March 12, 2022


2 min read

M725 million to support business investment

M725 million to support business investment

Street vendors trading along Kingway Road in Maseru

Story highlights

  • Money will be used to increase access to business services and products targeted at small businesses
  • Before Covid-19, small businesses used to contribute significantly to employment

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LESOTHO is in the process of signing a loan agreement with the International Development Association (IDA) and Global Risk Financing Facility to the tune of M725 million to support private sector investment.

This is despite the fact that the country is already deep in debts and with limited borrowing options.

The money will be used to increase access to business services and financial products targeted at small businesses. Of this amount, M435 million has been earmarked for scaling support for women and youth entrepreneurship.

Minister of Finance, Thabo Sofonea said prior to the advent of Covid-19, small businesses used to contribute significantly to employment and in sustaining livelihoods of many people.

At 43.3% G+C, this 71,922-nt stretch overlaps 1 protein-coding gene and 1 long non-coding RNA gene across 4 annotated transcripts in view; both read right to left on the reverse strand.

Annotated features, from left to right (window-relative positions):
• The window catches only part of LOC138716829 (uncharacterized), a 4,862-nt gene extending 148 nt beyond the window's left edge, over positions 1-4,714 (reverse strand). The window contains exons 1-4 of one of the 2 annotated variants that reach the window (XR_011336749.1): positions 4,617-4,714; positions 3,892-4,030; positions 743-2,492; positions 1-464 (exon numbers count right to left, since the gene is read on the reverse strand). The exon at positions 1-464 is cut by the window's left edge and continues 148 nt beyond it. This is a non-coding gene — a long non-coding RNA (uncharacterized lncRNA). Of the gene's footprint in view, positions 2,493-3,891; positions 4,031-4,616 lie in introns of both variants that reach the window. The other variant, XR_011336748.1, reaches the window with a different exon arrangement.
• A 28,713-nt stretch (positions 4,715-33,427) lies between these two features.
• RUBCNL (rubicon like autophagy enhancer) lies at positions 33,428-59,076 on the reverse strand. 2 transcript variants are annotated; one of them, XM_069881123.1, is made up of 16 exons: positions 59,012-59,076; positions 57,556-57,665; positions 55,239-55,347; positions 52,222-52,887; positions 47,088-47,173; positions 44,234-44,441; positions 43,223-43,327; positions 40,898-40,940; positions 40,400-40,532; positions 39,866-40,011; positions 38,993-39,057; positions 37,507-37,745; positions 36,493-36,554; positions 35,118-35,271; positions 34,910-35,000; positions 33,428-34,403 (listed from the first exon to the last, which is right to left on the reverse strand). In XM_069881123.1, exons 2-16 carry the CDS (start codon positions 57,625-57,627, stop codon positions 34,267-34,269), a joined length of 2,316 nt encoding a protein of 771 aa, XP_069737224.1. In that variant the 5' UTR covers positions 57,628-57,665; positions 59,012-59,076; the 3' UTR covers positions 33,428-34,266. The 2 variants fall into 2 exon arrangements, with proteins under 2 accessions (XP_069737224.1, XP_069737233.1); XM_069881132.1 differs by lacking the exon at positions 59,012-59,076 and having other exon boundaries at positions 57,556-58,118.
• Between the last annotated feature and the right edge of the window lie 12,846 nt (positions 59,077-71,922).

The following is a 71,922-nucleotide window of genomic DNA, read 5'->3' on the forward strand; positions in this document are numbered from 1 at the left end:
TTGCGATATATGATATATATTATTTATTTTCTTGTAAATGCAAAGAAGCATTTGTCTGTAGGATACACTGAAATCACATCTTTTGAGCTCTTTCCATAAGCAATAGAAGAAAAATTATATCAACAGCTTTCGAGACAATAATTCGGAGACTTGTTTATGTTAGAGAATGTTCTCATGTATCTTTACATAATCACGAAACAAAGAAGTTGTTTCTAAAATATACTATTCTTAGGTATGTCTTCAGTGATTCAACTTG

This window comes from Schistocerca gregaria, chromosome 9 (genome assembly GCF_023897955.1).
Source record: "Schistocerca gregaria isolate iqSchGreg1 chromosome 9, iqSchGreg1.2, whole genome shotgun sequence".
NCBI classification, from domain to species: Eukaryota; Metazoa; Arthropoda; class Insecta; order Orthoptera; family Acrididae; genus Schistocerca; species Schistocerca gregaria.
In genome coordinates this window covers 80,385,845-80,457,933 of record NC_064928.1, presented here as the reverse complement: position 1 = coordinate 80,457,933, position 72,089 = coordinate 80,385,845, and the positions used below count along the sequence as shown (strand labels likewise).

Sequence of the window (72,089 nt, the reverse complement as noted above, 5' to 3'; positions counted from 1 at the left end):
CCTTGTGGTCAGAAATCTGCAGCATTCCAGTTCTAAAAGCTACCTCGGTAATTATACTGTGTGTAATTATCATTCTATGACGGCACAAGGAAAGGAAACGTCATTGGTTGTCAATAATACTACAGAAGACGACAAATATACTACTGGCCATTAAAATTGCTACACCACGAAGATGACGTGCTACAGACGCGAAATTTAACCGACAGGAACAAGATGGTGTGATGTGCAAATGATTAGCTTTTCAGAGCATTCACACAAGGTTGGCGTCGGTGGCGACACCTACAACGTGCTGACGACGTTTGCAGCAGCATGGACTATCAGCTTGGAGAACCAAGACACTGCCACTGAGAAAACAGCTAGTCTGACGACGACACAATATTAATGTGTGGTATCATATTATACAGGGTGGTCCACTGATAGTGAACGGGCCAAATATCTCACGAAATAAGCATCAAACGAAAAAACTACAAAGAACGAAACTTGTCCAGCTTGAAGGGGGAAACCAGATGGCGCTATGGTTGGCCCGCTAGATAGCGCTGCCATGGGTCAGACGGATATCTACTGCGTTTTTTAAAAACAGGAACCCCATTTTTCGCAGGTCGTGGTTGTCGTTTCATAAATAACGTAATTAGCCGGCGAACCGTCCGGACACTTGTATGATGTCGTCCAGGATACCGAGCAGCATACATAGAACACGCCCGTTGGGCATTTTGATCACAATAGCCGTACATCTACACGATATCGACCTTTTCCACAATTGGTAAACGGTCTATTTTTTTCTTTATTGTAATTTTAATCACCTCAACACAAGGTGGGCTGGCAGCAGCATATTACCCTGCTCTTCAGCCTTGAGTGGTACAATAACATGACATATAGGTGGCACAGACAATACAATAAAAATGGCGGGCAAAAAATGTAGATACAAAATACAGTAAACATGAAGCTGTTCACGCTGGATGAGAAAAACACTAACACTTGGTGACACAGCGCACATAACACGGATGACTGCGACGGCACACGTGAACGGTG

However, he said the sector had been hit hard by the pandemic and continued to face enormous challenges that inhibit their impact on growth.

“This facility is targeted at enhancing the government to business digital services, building private sector resilience and scaling support for entrepreneurship and MSMEs,” Mr Sofonea said when presenting budget estimates for the financial year 2022/23.

This, he said would be attained through establishing an Entrepreneurship Hub and Seed Financing Facility, scaling the Lesotho Enterprise Assistance Program (LEAP) for MSMEs and expanding MSMEs participation in High Potential Value Chains.

The SEED Financing Facility will provide competitive matching grants for entrepreneurs with milestones for monitoring progress to the tune of M75 000 for new small start-up businesses and M750 000 for large investments in start-ups that demonstrate traction.

Government is making these efforts despite already being in a vulnerable state of debt position.

As of February this year, total government debt stands at M18.9 billion made up of external debt of M15.5 billion and domestic debt of M3.4 billion.

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The main drivers of the increase in external debt, according to Mr Sofonea are movements in major currency exchange rates such as the US Dollar, the Euro and other basket of currencies against Loti, while the domestic debt is mainly driven by the persistent high budget deficits.

“As a result, the country remains at the moderate level of debt distress with a limited borrowing space,” he said.

To deepen and continue a path of building a functionally vibrant domestic debt market and to finance the government financing gap estimated at M1.4 billion, he said a combination of treasury bonds estimated at M1 billion and Treasury-Bills amounting to M400 million would be auctioned to plug the financing gap to a total of M1.4 billion.


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